Having one or more risk factors does not mean that a person will develop myeloma. Most people who have risk factors never develop cancer.
Common symptoms of multiple myeloma include:
- Bone pain, usually in the back and ribs
- Broken bones, usually in the spine
- Feeling weak and very tired
- Feeling very thirsty
- Frequent infections and fevers
- Weight loss
- Nausea or constipation
- Frequent urination
Most often, these symptoms are not due to cancer. Other health problems may also cause these symptoms. Only a doctor can tell for sure. Anyone with these symptoms should tell the doctor so that problems can be diagnosed and treated as early as possible.
Doctors sometimes find multiple myeloma after a routine blood test. More often, doctors suspect multiple myeloma after an x-ray for a broken bone. Usually though, patients go to the doctor because they are having other symptoms.
To find out whether such problems are from multiple myeloma or some other condition, your doctor may ask about your personal and family medical history and do a physical exam. Your doctor also may order some of the following tests:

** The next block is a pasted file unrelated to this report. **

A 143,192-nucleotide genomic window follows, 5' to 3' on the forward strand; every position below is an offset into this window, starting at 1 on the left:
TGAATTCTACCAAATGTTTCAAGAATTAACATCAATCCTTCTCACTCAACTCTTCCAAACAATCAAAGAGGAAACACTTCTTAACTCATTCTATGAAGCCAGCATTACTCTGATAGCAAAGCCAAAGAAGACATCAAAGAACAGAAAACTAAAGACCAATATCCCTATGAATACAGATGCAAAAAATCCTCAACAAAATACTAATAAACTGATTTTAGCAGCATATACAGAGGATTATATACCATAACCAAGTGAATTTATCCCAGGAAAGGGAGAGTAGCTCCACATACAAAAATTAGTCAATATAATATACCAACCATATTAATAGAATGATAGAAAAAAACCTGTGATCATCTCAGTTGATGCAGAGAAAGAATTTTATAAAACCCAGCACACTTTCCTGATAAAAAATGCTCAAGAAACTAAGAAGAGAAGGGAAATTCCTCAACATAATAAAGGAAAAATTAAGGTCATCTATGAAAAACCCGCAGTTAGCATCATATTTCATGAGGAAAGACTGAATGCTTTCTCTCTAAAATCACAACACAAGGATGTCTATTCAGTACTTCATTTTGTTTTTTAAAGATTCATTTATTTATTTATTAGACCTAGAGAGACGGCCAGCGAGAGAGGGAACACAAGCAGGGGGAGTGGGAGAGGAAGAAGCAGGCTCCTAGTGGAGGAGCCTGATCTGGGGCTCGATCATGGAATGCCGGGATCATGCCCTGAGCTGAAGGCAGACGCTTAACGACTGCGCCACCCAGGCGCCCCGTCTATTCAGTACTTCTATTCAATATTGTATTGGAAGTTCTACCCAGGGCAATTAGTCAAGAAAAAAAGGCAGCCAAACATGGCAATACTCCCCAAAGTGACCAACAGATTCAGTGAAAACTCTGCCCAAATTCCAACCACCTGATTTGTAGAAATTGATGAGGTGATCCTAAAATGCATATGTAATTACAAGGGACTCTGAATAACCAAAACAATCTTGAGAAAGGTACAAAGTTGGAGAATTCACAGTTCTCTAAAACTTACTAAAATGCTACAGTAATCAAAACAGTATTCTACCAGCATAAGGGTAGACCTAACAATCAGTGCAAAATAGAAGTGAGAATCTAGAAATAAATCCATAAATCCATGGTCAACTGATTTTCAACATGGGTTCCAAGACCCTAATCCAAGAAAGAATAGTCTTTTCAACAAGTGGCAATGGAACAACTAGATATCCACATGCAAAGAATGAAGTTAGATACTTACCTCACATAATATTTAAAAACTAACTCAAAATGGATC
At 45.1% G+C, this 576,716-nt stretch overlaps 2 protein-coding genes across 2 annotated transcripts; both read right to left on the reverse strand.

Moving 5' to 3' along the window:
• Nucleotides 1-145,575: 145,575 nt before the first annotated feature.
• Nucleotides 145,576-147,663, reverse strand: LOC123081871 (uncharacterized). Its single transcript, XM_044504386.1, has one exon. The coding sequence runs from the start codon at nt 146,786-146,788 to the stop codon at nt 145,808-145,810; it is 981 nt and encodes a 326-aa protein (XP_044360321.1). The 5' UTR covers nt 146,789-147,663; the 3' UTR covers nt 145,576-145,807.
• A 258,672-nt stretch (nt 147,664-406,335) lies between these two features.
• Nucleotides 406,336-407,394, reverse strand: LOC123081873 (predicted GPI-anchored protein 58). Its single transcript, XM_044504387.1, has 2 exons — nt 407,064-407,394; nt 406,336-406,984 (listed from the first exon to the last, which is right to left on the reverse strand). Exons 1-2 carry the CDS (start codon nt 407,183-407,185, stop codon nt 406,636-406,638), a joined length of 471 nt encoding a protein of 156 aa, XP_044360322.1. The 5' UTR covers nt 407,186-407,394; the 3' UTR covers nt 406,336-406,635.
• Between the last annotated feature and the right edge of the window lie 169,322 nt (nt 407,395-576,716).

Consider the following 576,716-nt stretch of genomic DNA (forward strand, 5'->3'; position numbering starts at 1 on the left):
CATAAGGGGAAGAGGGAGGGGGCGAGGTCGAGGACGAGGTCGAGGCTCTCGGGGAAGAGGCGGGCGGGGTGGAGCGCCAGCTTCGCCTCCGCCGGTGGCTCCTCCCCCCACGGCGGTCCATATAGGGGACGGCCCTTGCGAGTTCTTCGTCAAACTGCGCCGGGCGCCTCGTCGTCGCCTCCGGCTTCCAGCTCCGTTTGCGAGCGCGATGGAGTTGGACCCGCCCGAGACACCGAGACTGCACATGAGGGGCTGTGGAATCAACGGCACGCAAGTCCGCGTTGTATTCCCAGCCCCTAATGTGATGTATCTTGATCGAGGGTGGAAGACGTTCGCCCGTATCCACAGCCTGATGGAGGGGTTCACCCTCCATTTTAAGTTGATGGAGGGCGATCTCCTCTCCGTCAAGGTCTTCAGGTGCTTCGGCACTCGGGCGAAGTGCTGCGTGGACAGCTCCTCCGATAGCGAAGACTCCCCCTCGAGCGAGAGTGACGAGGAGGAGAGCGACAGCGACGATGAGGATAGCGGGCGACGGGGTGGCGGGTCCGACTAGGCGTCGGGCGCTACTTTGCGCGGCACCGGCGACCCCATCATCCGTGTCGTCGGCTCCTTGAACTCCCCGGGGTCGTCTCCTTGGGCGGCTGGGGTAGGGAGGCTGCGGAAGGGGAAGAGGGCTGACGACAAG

- Blood tests: The lab does several blood tests:
- Multiple myeloma causes high levels of proteins in the blood. The lab checks the levels of many different proteins, including M protein and other immunoglobulins (antibodies), albumin, and beta-2-microglobulin.
- Myeloma may also cause anemia and low levels of white blood cells and platelets. The lab does a complete blood count to check the number of white blood cells, red blood cells, and platelets.
- The lab also checks for high levels of calcium.
- To see how well the kidneys are working, the lab tests for creatinine.
- Urine tests: The lab checks for Bence Jones protein, a type of M protein, in urine. The lab measures the amount of Bence Jones protein in urine collected over a 24-hour period. If the lab finds a high level of Bence Jones protein in your urine sample, doctors will monitor your kidneys. Bence Jones protein can clog the kidneys and damage them.
- X-rays: You may have x-rays to check for broken or thinning bones.An x-ray of your whole body can be done to see how many bones could be damaged by the myeloma.
- Biopsy: Your doctor removes tissue to look for cancer cells. A biopsy is the only sure way to know whether myeloma cells are in your bone marrow. Before the sample is taken, local anesthesia is used to numb the area. This helps reduce the pain. Your doctor removes some bone marrow from your hip bone or another large bone. A pathologist uses a microscope to check the tissue for myeloma cells. There are two ways your doctor can obtain bone marrow. Some people will have both procedures during the same visit: